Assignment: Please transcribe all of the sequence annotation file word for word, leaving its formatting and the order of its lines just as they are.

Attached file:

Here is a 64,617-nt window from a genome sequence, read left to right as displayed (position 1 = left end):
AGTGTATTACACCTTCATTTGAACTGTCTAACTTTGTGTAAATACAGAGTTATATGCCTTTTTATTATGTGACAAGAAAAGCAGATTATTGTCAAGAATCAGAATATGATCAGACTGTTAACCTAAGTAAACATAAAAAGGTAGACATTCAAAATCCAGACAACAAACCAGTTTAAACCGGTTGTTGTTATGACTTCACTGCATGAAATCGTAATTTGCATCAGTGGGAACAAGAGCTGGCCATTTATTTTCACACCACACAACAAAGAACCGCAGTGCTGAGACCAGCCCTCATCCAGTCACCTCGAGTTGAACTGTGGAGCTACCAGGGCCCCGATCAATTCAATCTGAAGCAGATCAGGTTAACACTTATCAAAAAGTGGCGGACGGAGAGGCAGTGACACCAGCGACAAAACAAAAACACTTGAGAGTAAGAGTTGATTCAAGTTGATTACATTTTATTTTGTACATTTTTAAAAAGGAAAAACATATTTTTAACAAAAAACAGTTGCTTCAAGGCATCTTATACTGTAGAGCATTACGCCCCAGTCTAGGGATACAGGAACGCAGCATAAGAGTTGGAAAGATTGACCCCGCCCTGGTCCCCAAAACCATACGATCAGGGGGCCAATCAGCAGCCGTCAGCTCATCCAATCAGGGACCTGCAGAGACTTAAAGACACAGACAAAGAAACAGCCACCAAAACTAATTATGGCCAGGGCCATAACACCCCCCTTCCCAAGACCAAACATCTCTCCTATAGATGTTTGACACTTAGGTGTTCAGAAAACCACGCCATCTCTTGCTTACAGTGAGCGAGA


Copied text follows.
Here is a 64,617-nt window from a genome sequence, read left to right as displayed (position 1 = left end):
AGTGTATTACACCTTCATTTGAACTGTCTAACTTTGTGTAAATACAGAGTTATATGCCTTTTTATTATGTGACAAGAAAAGCAGATTATTGTCAAGAATCAGAATATGATCAGACTGTTAACCTAAGTAAACATAAAAAGGTAGACATTCAAAATCCAGACAACAAACCAGTTTAAACCGGTTGTTGTTATGACTTCACTGCATGAAATCGTAATTTGCATCAGTGGGAACAAGAGCTGGCCATTTATTTTCACACCACACAACAAAGAACCGCAGTGCTGAGACCAGCCCTCATCCAGTCACCTCGAGTTGAACTGTGGAGCTACCAGGGCCCCGATCAATTCAATCTGAAGCAGATCAGGTTAACACTTATCAAAAAGTGGCGGACGGAGAGGCAGTGACACCAGCGACAAAACAAAAACACTTGAGAGTAAGAGTTGATTCAAGTTGATTACATTTTATTTTGTACATTTTTAAAAAGGAAAAACATATTTTTAACAAAAAACAGTTGCTTCAAGGCATCTTATACTGTAGAGCATTACGCCCCAGTCTAGGGATACAGGAACGCAGCATAAGAGTTGGAAAGATTGACCCCGCCCTGGTCCCCAAAACCATACGATCAGGGGGCCAATCAGCAGCCGTCAGCTCATCCAATCAGGGACCTGCAGAGACTTAAAGACACAGACAAAGAAACAGCCACCAAAACTAATTATGGCCAGGGCCATAACACCCCCCTTCCCAAGACCAAACATCTCTCCTATAGATGTTTGACACTTAGGTGTTCAGAAAACCACGCCATCTCTTGCTTACAGTGAGCGAGA